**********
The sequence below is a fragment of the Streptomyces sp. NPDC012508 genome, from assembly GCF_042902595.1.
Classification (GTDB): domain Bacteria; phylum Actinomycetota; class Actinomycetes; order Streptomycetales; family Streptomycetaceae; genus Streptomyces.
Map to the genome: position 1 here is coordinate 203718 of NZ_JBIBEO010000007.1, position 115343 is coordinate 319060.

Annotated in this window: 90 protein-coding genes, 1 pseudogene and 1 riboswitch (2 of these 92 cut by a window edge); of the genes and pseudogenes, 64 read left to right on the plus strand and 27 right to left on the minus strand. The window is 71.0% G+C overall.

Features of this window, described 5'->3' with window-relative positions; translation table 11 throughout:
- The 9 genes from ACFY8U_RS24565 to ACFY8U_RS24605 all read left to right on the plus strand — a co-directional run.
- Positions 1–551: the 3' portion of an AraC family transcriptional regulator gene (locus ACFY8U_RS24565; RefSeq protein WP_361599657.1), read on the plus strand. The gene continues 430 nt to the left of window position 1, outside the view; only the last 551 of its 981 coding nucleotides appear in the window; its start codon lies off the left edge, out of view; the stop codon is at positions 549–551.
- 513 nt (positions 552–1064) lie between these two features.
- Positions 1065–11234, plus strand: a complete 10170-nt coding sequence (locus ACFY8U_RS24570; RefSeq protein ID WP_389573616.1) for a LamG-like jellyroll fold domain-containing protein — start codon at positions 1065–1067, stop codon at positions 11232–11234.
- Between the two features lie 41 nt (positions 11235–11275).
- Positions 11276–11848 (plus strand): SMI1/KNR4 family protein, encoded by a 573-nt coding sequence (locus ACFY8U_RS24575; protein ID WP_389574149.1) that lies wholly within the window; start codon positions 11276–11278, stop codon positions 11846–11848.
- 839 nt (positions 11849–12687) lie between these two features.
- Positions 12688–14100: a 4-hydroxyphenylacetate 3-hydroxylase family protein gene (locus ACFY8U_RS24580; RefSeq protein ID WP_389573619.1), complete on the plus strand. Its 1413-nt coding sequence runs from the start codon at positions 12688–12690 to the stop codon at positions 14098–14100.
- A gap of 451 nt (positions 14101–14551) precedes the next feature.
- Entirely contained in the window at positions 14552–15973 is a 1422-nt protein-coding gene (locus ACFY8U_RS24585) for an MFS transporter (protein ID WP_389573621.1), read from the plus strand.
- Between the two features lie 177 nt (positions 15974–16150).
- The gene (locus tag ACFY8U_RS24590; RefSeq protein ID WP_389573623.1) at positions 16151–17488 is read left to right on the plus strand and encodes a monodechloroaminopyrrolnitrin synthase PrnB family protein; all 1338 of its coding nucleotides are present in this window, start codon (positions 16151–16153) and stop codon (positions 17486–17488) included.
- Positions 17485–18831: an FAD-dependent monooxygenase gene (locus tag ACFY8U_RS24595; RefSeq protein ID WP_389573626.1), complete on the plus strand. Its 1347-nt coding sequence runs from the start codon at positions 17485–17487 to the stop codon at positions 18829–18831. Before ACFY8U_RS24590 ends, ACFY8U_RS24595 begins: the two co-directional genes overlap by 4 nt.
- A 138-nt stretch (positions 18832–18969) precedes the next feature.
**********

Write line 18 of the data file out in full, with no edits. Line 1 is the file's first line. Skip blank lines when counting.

- Positions 17485–18831: an FAD-dependent monooxygenase gene (locus tag ACFY8U_RS24595; RefSeq protein ID WP_389573626.1), complete on the plus strand. Its 1347-nt coding sequence runs from the start codon at positions 17485–17487 to the stop codon at positions 18829–18831. Before ACFY8U_RS24590 ends, ACFY8U_RS24595 begins: the two co-directional genes overlap by 4 nt.